A comparison pic.

The leftmost unit is the better one, with the brownish plastic that is much more like thick circuitboard material, while the rightmost unit is the damaged one with the black soft plastic that melts easily. I have no way to know (since the s/n label on the second motor was unreadable) whether the company that made them found out the black soft plastic was a problem and *improved* their process, or if they created the problem by replacing a working (but more expensive to make) solution with the cheaper soft plastic. I'm really curious as to which it is, but I doubt I will ever know.

This is the core of the undamaged motor, with nice shiny commutator segments. it also has other better-designed features than the one with the soft plastic plate, such as tied-down armature wiring, preventing it from coming unglued and flying out into the magnets or whatever, which would destroy the motor.

The damaged motor does not have any tie-down of the wiring at all. It also has a cheaper way of connecting the wires to the commutator segments, by simply pinching them into contact.

A comarison of the two commutator ends, with the better design on the left, and the damaged motor on the right.

Both do have an anti-cogging feature of spiraled core segments, and both have the same shaft and bearings.

One thing not visible without taking the shaft out of the gearbox end (which requires removing all the grease to see what holds it in place, as the four screws holding that end's plate on are not all that secures it) is the gear teeth on the shaft itself.

This is the open gearbox on the damaged motor, which shows the gear that makes contact with the shaft's teeth on the right center end of the gearbox.

In this motor, there is grease left in the teeth as it turns. In the other motor, the fit is much more precise between teh two, and only shiny metal is visible after one pass, even if I first force grease into all the teeth as they go down into the gearbox--it's all forced out of the teeth by the very good fit between gears, meaning less slop and less wasted power, and also less wear on the teeth when I pedal harder than the motor is outputting power, which forces the output shaft to turn in a way that essentially acts to the teeth meshing as if the motor had reversed directions. Any slop is then turned into wear as the teeth bash against each other at that point, even if lightly.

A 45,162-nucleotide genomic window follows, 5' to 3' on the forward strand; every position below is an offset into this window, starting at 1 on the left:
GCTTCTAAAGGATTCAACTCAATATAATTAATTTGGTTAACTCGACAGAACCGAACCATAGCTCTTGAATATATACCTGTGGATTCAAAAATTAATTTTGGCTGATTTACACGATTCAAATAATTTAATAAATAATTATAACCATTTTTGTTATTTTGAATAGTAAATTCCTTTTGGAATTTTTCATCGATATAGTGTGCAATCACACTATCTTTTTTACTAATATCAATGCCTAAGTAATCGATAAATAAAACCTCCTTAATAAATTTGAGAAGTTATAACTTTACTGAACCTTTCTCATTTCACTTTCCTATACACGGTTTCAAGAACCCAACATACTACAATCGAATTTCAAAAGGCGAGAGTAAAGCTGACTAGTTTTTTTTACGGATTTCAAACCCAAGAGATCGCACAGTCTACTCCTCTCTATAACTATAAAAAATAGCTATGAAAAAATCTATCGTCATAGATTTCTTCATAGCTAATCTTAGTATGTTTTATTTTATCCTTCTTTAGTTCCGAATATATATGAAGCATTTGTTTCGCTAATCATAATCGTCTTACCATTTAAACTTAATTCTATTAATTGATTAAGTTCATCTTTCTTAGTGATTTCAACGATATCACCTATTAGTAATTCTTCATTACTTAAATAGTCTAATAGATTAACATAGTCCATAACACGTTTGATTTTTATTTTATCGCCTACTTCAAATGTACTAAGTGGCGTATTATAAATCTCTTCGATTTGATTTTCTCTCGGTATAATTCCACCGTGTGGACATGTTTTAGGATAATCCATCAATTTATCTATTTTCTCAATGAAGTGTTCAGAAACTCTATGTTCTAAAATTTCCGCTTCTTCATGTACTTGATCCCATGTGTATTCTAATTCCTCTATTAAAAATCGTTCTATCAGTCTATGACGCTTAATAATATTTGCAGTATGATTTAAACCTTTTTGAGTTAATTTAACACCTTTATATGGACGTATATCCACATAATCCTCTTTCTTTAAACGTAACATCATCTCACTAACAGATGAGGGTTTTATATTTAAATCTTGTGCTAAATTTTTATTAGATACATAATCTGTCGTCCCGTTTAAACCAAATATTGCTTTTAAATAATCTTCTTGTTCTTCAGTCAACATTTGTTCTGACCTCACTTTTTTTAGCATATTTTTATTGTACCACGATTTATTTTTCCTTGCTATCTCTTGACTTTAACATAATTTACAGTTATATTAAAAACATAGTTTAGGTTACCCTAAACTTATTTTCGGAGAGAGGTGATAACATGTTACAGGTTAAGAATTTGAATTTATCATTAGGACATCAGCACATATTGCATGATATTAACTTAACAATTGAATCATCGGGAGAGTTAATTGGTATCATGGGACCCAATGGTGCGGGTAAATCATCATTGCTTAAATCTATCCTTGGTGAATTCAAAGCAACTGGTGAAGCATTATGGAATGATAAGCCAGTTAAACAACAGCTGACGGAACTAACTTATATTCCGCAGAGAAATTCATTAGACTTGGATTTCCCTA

This is the bolt whose head broke off when I was tightening the motor down, tensioning it's chain.

Fortunately it was easy to remove, by gripping with pliers and turning it, and it had not damaged the threads of the hole.

Because I could not change the entire motor between gearboxes (without further digging into the gearbox to find and remove whatever shaft retaining rings/etc there are), I simply ended up moving the brush rings between the two motors, so the good one is now on the motor I was already using. Since the motor itself has damaged commutator segments (scratched up and burnt on one end of all of them), I kept the original brushes in there to match them.

I did polish the commutators and brushes a bit with my Dremel's jewelry buffing wheels and rouge, and it made some difference, but still needs much better polishing than what I could do with that and my limited skills and shaky hands.

It now works much better than it did before, though, so it was worth the work, and now should not fail again the same way.